Search Images Maps Play YouTube News Gmail Drive More »
Sign in
Screen reader users: click this link for accessible mode. Accessible mode has the same essential features but works better with your reader.


  1. Advanced Patent Search
Publication numberUS7705061 B2
Publication typeGrant
Application numberUS 11/636,795
Publication dateApr 27, 2010
Filing dateDec 11, 2006
Priority dateOct 16, 2002
Fee statusPaid
Also published asCA2502554A1, CA2502554C, CN1894020A, CN100548449C, DE60326173D1, EP1578520A2, EP1578520A4, EP1578520B1, US7163964, US20040168968, US20070105965, WO2004035663A2, WO2004035663A3
Publication number11636795, 636795, US 7705061 B2, US 7705061B2, US-B2-7705061, US7705061 B2, US7705061B2
InventorsRavi Chidambaran, Pavan Raina, Devesh Sharma, Narendra Singh Bisht
Original AssigneeAquatech International Corporation
Export CitationBiBTeX, EndNote, RefMan
External Links: USPTO, USPTO Assignment, Espacenet
Method for preparing an ion exchange media
US 7705061 B2
This invention presents an ion exchange media including a plurality of cation exchange zones and anion exchange zones in flow paths that are contained in a substantially nonporous resin transport framework. During electrodeionization and other potential applications the ion exchange media of the invention prevents unfavorable water splitting at resin-membrane interfaces and encourages water splitting at resin-resin interfaces where the water splitting may be constructively used to regenerate the resin.
Previous page
Next page
1. A method for constructing an ion exchange media, comprising the steps of
1) preparing a nonporous cation resin side, wherein said nonporous cation resin side is formed by the steps of
a) drying a nonporous cation resin,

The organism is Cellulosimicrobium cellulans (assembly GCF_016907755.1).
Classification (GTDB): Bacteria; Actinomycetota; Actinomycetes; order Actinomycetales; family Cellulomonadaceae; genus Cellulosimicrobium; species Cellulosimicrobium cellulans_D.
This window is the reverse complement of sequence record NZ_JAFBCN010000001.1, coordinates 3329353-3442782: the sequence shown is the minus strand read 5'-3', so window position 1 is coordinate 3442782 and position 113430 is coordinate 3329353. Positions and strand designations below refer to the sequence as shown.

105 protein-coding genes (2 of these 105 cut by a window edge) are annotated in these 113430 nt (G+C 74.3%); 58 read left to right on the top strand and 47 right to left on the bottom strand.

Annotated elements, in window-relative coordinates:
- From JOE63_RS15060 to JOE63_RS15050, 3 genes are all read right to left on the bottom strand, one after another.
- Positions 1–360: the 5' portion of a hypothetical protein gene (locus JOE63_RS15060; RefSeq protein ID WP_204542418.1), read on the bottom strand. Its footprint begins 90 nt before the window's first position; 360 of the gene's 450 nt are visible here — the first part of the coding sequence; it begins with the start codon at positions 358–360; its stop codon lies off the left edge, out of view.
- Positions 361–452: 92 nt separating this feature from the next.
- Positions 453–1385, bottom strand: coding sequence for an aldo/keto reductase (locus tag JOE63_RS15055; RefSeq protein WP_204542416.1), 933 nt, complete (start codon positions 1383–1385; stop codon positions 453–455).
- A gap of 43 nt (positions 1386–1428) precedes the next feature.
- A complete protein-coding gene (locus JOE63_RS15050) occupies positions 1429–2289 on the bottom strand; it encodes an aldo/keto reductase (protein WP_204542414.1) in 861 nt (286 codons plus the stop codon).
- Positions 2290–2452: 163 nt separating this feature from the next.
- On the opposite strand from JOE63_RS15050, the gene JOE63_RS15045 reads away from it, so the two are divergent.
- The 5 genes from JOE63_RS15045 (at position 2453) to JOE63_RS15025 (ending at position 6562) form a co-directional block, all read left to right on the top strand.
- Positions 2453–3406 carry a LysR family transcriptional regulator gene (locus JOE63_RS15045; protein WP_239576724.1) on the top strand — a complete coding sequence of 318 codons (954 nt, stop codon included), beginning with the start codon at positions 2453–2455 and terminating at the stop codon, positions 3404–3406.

b) grinding said cation resin,
c) optionally sieving said cation resin,
d) impregnating said cation resin into a binding agent to form a cation resin mixture,
e) partially drying said cation resin mixture,
f) shaping said cation resin mixture, and
g) drying said cation resin mixture;
2) preparing a nonporous anion resin side, wherein said nonporous anion resin side is formed by the steps of
a) drying said a nonporous anion resin,
b) grinding said anion resin,
c) optionally sieving said anion resin,
d) impregnating said anion resin into a binding agent to form an anion resin mixture,
e) partially drying said anion resin mixture,
f) shaping said anion resin mixture, and
g) drying said anion resin mixture;
3) combining said anion resin side and said cation resin side such that they meet at an interface to form a nonporous resin transport framework, said transport framework including at least one void extending longitudinally through said transport framework at the interface and along the length of the transport framework; and
4) filling said void with a plurality of alternating layers of a porous second cation resin and a porous second anion resin to form at least one flow path.
2. The method of claim 1, including before the step of filling said void the additional step of binding each of said anion resin and said cation resin into a plurality of blocks having shapes corresponding to the cross-section of said void.
3. The method of claim 1, wherein the respective binding agents may be the same binding agent, different binding agent, or a mixture of the same binding agent and different binding agent.
4. The method of claim 2, wherein the resin comprising the resin transport framework and the resin comprising the blocks may be regenerated resin, exhausted resin, or a combination of the two.